Kindle Spam Is A Filter Issue, Not A Spam Issue

from the filter-away dept

Via Slashdot, we learn that spammers have discovered the ability to publish cheap "ebooks":
Thousands of digital books, called ebooks, are being published through Amazon’s self-publishing system each month. Many are not written in the traditional sense.

Instead, they are built using something known as Private Label Rights, or PLR content, which is information that can be bought very cheaply online then reformatted into a digital book.

These ebooks are listed for sale – often at 99 cents – alongside more traditional books on Amazon’s website, forcing readers to plow through many more titles to find what they want.
The article makes it sound like this is a big problem, calling it "the dark side" of self-publishing, but I don't get it. Assuming no one wants this crap, then it seems likely that Amazon will start to filter it out of any search results or top lists.

There is some slightly more legitimate concern about outright plagiarism, where some of these "spammers" are merely copying other books and then re-branding them and selling them as ebooks. But, once again, this seems like a filter problem more than anything else. In fact, I'm a bit surprised that Amazon doesn't do a basic check to make sure the content of an ebook hasn't already been offered by someone else, and do a further investigation if that's the case. Others have suggested that Amazon charge a small fee to upload a book, as that might prevent spammers from going crazy with such copies, and that could make sense as well. I just have trouble believing that this is such a serious "problem" that it can't easily be stopped.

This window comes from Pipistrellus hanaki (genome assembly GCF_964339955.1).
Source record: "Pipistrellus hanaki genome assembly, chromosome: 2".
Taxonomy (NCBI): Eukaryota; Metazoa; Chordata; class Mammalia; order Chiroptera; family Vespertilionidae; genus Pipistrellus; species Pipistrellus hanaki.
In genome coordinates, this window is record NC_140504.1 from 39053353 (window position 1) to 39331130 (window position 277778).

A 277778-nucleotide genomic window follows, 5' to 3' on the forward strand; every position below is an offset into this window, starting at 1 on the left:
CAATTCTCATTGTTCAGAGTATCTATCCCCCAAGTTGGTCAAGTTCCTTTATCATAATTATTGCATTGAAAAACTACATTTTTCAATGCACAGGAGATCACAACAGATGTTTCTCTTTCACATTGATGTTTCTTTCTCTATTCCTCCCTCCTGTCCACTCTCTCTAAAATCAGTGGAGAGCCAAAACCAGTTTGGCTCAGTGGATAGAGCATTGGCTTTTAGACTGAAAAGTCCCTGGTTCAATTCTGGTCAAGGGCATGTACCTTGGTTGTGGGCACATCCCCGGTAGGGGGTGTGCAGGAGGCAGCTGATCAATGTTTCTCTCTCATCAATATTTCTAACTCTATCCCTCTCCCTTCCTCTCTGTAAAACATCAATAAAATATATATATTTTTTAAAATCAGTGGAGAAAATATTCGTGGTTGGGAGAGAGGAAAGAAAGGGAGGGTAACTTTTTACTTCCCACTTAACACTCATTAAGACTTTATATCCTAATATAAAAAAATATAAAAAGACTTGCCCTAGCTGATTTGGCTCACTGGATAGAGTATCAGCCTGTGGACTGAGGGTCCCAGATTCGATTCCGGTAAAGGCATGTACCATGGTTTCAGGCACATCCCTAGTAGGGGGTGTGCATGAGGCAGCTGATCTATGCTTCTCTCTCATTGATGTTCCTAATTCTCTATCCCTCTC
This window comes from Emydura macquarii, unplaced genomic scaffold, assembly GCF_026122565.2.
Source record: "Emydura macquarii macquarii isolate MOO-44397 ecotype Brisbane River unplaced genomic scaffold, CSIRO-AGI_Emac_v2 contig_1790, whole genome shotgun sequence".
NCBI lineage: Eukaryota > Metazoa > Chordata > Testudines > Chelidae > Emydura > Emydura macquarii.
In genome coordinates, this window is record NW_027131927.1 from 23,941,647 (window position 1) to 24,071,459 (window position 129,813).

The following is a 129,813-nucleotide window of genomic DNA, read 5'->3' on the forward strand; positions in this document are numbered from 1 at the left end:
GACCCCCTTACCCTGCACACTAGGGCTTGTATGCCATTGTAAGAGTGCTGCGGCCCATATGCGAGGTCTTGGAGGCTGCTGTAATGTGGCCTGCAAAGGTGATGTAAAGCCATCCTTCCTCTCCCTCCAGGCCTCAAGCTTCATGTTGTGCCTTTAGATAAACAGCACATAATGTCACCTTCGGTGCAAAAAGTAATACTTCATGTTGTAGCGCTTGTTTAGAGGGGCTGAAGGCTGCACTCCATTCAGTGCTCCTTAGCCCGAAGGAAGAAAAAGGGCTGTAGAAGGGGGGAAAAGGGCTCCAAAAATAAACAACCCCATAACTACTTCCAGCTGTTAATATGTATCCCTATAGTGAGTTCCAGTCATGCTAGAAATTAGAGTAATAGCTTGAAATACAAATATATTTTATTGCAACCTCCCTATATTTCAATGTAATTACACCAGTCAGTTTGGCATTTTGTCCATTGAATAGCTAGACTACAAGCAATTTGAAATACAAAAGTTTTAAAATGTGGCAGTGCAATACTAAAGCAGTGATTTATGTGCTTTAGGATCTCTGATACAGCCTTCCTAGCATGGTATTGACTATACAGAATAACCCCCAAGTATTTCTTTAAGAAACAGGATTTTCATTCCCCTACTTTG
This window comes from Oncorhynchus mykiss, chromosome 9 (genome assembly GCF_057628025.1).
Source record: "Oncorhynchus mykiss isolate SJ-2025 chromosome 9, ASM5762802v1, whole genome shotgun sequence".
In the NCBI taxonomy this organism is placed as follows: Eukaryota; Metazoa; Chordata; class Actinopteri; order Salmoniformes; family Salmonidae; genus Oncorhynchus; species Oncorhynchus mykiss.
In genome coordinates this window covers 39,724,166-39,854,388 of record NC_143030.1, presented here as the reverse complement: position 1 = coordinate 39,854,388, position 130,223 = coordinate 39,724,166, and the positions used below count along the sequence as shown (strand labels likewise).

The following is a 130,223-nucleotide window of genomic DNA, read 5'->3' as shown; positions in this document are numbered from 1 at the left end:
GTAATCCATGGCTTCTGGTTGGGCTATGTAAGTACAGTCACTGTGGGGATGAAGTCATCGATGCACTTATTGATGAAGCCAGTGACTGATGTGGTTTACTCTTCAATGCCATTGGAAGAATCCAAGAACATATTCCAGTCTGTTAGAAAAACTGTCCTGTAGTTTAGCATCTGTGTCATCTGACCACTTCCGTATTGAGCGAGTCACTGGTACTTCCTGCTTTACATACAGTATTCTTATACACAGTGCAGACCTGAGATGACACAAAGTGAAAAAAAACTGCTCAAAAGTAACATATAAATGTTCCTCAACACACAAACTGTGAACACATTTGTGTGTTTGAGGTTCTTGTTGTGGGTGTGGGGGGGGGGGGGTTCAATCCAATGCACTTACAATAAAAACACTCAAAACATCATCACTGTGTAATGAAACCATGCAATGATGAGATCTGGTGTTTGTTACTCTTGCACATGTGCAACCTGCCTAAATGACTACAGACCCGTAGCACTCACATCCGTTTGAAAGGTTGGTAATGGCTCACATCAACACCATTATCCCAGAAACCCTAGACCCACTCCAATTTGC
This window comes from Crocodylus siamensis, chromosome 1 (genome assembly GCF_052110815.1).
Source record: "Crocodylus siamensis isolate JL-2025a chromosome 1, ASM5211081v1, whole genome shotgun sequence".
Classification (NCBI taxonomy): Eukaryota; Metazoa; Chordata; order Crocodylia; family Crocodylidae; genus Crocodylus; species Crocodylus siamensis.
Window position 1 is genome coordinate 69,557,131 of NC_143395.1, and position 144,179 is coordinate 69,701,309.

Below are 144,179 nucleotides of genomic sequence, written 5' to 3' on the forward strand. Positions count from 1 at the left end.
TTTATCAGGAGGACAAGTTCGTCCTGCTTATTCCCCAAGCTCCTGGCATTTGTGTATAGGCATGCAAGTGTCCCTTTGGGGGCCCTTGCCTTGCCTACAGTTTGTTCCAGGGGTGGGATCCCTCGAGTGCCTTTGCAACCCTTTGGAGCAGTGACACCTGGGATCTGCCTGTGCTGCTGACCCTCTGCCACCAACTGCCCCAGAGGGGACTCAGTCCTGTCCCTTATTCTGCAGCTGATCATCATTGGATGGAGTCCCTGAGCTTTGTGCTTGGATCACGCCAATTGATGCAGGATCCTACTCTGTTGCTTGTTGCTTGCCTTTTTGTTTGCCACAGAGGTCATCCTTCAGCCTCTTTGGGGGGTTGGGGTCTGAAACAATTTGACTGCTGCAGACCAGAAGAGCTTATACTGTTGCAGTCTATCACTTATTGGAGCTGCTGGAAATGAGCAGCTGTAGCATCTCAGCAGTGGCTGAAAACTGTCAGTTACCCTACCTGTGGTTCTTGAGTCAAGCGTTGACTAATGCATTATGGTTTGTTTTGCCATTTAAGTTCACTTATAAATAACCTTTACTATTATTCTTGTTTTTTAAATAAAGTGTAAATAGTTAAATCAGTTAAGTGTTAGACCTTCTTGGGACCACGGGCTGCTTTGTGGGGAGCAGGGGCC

Filed Under: ebooks, kindle, spam
Companies: amazon


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  1. identicon
    Anonymous Coward, 21 Jun 2011 @ 3:22am

    This is not a new problem...

    ...all that's new is that the press is now reporting it. Those of us who work in the anti-spam arena have known about it for quite some time, have alerted Amazon, and quietly provided them with some free consulting advice on how to put a stop to it. It's unfortunate that they haven't used that advice, doubly so given that it comes from people vastly more experienced than anyone on their staff, but that's their choice.

    Unsurprisingly, the same scumbags who are engaged in this are also engaged in other abuse: link farming, content farming, SEO, Usenet spam, email spam, IM spam, text spam, etc. And one of their current strategies seems to be to combine these modalities into integrated "campaigns" designed to annoy as many people as possible.

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